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JASON CHANEY/CENTRAL OREGONIAN - Crook County Fire and Rescue members show their new firefighting aparatus.

Being a firefighter takes grit, determination and a strong desire to help those in danger.

But without the proper equipment, firefighters would not be able to do their job.

In the fall of 2016, Crook County Fire and Rescue personnel began looking at how they were going to replace some of their aging equipment.

"We had a 1979 structure engine, which we'd had since 1979, and as you can imagine, some upgrades in safety and operational functionality had occurred in the 40 years since the department had bought that," pointed out CCFR Battalion Chief and Fire Marshal Russ Deboodt.

In addition to the 40-year-old structure engine, a good share of the firefighting fleet was outdated, so they began looking into ways to finance some new equipment.

"The plan was put together to utilize a low-interest loan, which at the time, rates were very low, to take out a 10-year note," Deboodt said.

They secured a $1 million 10-year loan in 2017, enabling the department to replace five pieces of apparatus.

With the funding, the department purchased a 2018 Pierce Saber structure engine, a 2017 International interface engine, a 2017 International water tender, and two 2017 F550 Type 6 wildland engines.

"On the EMS side of things, we also replaced a 2005 ambulance this year with a brand new 2018 ambulance," Deboodt said, adding that it was not part of the loan.

Four of those new rigs came from Prineville's own Ochoco Manufacturing Corporation.

"OMCO had a significant portion of the build," Deboodt said. "From an economic standpoint, it was an excellent opportunity for us to upgrade our operational capabilities, but it was also a great opportunity for us to utilize a local vendor in purchasing a lot of that."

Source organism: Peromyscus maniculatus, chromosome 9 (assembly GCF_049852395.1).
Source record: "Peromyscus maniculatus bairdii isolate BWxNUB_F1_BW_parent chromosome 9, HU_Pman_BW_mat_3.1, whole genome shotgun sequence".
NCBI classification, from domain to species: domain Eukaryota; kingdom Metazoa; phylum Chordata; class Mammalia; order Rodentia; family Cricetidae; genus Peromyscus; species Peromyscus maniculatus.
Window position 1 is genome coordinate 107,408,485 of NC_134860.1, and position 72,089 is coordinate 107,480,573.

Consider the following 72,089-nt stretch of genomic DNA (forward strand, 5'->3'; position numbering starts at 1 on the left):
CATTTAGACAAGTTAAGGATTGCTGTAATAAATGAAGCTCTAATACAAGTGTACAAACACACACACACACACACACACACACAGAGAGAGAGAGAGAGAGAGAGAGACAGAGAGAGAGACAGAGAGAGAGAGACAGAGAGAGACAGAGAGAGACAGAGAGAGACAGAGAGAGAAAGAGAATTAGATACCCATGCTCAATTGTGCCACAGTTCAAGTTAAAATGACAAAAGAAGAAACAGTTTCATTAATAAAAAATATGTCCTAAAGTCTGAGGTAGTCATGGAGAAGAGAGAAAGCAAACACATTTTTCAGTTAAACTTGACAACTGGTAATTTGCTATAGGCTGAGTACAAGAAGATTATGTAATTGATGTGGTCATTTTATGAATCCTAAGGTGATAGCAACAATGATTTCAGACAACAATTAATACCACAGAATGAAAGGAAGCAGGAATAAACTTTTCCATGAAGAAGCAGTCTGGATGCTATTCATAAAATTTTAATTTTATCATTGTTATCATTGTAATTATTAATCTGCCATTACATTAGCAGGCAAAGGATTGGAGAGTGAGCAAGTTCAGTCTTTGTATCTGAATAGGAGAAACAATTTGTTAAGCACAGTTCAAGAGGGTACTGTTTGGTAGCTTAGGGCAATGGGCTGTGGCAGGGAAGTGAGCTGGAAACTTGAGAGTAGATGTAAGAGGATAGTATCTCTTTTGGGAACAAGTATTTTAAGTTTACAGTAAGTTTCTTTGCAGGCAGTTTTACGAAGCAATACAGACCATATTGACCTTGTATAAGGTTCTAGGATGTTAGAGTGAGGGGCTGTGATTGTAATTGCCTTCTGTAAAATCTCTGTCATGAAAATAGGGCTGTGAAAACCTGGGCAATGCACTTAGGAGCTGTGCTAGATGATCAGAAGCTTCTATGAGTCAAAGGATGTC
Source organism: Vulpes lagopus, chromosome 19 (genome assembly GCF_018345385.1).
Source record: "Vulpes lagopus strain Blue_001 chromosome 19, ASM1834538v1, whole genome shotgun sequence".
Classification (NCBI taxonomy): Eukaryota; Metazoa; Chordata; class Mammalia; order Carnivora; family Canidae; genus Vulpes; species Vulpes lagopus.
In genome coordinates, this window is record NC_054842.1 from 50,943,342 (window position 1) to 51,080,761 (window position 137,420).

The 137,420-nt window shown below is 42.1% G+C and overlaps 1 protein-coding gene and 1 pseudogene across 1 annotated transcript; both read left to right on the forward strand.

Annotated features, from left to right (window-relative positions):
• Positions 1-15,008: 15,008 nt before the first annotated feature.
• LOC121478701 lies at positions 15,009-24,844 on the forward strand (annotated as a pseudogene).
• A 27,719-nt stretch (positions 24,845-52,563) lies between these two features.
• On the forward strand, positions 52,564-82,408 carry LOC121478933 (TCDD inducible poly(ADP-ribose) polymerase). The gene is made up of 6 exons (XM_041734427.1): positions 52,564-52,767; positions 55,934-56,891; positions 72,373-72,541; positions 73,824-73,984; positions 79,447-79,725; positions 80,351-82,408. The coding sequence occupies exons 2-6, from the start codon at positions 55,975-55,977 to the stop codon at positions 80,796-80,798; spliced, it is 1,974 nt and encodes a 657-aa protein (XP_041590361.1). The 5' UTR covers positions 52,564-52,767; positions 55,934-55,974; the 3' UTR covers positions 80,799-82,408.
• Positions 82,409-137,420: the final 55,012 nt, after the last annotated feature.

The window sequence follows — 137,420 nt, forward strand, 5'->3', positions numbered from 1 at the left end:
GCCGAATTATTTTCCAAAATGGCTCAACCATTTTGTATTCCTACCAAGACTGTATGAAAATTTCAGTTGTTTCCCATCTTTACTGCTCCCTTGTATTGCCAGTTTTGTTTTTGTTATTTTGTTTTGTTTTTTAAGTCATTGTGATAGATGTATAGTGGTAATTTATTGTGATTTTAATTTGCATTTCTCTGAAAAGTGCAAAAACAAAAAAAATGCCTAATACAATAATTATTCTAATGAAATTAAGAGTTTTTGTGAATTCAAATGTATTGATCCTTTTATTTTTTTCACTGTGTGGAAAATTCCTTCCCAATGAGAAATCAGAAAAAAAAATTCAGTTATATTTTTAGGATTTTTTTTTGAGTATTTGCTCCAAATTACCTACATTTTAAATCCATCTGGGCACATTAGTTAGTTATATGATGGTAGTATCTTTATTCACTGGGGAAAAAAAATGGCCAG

Deboodt pointed out that having a local vendor also makes vehicle maintenance easier.

"They're here locally, and they're great to work with," Deboodt said. "A lot of that funding stayed here in Prineville."

Aside from replacing the 1979 structure engine, the new equipment also replaced two 1986 wildland engines, a 1979 water tender, and an interface engine.

The old equipment was either sold on a government bidding website or sold to a small fire department in the area.

"There's been some small residual revenue from those to come in," Deboodt said.

The new additions to the fleet allowed the department to upgrade all of the equipment at all three stations.

"The 1979 Kenworth was in one of our substations, so the new engine is here at our main station, but that allowed us to send one of our newer engines out there to replace it," Deboodt said. "It really has helped upgrade our capabilities throughout the district."

The current CCFR roster has 54 responding firefighters of varying ranks, whether they're career, part-time or volunteer. They cover three stations, Prineville, Powell Butte and Juniper Canyon.

With the new firefighting equipment comes some new training, but Deboodt said the learning curve is worth it.

"They're in excellent shape. They do the job very well. They're safe," he said of the new equipment. "They've been a great addition to the operational capabilities of the fire department."

Crook County Fire and Rescue Fleet

Station 1201 - Prineville

2018 Pierce Structure Engine

2000 E One Structure Engine

2017 International Interface Engine

2017 International Water Tender

2017 F550 Wildland Engine

2003 F550 Wildland Engine

2010 Northstar Ambulance

2015 Horton Ambulance

2018 Horton Ambulance

Station 1202 – Powell Butte

2006 E One Structure Engine

2007 International Interface Engine

2012 International Water Tender

2008 Northstar Ambulance

Station 1203 – Juniper Canyon

2006 E One Structure Engine

2007 International Interface Engine

2015 International Water Tender

2017 F550 Wildland Engine


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